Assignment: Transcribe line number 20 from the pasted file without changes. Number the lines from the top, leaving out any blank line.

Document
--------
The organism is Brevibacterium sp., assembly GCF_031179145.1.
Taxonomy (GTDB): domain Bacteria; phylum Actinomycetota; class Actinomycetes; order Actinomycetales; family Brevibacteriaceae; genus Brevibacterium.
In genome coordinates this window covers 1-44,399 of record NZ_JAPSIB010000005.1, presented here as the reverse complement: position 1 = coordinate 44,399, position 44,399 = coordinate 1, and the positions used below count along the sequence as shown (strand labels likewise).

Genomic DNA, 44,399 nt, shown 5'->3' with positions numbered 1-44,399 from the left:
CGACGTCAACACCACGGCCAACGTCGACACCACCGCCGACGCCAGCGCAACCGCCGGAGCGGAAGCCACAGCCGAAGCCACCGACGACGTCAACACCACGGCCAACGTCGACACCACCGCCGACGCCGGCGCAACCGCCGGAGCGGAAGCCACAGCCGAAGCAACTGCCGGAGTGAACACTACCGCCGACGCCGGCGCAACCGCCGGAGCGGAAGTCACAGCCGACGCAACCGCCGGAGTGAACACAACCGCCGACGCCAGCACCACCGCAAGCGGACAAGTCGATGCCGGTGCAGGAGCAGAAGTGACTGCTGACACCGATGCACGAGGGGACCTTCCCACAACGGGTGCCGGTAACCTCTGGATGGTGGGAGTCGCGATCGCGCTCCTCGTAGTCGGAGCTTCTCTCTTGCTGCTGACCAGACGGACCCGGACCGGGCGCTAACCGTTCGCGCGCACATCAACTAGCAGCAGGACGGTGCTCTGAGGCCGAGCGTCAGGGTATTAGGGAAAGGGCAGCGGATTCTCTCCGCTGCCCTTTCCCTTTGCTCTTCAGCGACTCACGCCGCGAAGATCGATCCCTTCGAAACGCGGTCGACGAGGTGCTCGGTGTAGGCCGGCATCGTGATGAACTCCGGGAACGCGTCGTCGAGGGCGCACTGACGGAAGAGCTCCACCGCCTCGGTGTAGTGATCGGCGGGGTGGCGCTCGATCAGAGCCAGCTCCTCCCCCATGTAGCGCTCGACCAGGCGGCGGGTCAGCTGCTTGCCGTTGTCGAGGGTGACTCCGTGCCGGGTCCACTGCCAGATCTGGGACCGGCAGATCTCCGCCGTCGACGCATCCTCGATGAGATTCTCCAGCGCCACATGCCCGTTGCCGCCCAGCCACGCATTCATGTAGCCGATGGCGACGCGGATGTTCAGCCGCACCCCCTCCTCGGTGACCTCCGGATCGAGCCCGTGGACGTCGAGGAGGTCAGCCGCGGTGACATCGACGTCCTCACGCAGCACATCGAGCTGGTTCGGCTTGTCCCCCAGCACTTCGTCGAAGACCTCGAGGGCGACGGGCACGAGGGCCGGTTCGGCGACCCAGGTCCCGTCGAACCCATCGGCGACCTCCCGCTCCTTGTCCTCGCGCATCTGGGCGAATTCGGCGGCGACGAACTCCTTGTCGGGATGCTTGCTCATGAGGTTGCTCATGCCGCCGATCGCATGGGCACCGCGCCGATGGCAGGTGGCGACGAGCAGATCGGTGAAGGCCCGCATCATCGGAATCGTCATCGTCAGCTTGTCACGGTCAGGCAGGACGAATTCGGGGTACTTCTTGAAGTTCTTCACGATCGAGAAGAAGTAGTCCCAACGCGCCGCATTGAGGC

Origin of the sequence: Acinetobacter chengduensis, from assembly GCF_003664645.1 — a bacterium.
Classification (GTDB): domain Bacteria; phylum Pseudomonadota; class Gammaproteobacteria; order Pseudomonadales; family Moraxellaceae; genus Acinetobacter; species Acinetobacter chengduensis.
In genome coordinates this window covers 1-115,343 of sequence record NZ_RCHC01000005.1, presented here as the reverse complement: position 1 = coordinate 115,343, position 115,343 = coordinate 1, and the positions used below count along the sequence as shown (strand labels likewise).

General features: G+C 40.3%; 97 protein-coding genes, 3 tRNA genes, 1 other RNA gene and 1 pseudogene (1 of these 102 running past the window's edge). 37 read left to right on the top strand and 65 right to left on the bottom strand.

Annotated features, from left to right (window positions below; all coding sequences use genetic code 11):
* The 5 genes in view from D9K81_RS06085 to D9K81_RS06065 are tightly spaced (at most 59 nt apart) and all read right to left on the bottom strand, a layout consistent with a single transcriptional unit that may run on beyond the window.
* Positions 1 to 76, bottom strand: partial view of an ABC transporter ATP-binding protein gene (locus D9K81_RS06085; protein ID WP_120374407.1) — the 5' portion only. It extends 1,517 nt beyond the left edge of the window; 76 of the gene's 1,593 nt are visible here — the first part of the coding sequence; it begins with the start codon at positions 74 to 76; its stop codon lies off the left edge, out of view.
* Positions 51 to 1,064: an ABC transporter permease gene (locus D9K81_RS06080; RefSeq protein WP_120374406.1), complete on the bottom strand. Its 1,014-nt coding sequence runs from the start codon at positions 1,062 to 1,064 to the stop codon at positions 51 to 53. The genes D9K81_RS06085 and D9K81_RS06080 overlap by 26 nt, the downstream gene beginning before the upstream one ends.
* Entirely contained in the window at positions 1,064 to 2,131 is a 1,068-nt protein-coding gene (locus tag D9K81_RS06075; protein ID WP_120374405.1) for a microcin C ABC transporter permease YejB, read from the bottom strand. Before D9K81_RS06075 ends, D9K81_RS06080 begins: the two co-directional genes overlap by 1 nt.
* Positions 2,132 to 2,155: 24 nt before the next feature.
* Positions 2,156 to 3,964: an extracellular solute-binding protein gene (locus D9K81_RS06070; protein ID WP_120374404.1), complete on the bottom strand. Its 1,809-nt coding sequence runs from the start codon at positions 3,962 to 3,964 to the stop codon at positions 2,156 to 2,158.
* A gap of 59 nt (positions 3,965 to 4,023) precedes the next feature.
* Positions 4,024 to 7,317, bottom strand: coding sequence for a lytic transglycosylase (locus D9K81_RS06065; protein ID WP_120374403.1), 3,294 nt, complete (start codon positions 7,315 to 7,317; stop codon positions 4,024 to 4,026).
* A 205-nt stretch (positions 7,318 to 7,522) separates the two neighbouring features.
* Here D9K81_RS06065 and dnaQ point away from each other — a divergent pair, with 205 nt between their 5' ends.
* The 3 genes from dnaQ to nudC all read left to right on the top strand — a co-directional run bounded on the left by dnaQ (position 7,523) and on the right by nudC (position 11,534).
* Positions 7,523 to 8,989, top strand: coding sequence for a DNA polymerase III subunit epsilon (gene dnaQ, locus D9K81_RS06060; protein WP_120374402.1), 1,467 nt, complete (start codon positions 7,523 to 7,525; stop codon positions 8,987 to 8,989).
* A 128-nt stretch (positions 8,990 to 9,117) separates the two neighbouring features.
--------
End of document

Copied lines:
* Here D9K81_RS06065 and dnaQ point away from each other — a divergent pair, with 205 nt between their 5' ends.